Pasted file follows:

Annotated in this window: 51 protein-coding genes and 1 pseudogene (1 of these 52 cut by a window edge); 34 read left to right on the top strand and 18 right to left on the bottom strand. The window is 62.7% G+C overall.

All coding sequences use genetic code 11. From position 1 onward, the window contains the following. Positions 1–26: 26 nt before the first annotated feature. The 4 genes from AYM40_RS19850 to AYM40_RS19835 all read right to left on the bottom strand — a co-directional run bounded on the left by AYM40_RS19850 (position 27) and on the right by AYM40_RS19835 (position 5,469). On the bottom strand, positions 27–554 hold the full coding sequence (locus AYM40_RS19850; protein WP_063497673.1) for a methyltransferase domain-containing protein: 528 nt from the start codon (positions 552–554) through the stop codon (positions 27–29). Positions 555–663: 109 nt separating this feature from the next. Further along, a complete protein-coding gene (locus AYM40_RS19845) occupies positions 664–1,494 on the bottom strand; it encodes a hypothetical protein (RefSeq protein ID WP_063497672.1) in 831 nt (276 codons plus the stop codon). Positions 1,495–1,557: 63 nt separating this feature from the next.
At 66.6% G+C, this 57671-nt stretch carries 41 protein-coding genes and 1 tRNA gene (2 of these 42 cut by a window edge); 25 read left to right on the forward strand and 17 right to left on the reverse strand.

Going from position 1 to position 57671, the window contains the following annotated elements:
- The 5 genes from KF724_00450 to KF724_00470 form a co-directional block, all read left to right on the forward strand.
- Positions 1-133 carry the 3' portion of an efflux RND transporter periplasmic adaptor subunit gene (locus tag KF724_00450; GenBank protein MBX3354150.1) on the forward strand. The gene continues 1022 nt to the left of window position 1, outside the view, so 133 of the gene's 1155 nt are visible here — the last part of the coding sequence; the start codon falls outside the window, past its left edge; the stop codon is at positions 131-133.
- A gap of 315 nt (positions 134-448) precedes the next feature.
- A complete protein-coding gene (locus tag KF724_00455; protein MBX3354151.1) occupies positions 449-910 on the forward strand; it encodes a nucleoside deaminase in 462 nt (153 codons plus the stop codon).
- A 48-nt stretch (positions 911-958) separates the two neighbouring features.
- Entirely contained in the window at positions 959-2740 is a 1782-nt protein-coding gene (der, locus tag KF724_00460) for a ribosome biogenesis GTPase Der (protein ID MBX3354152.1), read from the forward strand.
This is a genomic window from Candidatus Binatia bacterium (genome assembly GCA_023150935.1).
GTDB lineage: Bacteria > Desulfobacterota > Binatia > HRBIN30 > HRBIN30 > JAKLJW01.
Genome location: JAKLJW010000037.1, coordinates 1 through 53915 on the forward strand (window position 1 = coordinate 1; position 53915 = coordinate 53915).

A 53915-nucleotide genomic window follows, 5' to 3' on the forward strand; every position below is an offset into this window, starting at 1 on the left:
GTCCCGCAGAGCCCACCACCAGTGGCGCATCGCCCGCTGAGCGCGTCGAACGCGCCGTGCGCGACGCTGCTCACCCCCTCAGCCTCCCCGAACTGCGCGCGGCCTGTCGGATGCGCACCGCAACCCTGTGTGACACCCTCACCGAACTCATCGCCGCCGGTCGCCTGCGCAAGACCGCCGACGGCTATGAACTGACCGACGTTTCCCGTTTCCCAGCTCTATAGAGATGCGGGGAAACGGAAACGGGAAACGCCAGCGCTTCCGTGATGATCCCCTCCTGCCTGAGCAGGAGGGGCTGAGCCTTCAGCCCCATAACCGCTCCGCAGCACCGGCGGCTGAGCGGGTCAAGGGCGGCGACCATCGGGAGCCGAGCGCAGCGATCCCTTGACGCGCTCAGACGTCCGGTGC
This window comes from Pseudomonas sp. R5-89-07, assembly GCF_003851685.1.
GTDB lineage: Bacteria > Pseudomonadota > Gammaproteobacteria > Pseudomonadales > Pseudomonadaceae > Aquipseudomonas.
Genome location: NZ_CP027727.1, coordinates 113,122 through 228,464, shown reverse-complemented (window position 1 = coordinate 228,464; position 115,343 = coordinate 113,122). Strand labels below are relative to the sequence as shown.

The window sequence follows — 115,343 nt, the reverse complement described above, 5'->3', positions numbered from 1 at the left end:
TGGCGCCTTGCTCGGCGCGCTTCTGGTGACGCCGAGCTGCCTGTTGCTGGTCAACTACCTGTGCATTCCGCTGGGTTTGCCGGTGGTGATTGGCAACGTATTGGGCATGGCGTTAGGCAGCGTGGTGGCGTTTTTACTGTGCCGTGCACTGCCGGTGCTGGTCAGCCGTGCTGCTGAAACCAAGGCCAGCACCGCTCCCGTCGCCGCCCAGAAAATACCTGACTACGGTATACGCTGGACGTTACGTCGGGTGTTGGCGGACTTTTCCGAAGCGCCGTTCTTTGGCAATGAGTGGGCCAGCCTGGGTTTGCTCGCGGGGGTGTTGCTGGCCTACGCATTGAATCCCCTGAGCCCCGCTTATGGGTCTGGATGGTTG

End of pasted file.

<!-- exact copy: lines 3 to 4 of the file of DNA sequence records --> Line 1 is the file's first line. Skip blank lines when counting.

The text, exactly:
At 66.6% G+C, this 57671-nt stretch carries 41 protein-coding genes and 1 tRNA gene (2 of these 42 cut by a window edge); 25 read left to right on the forward strand and 17 right to left on the reverse strand.

Going from position 1 to position 57671, the window contains the following annotated elements: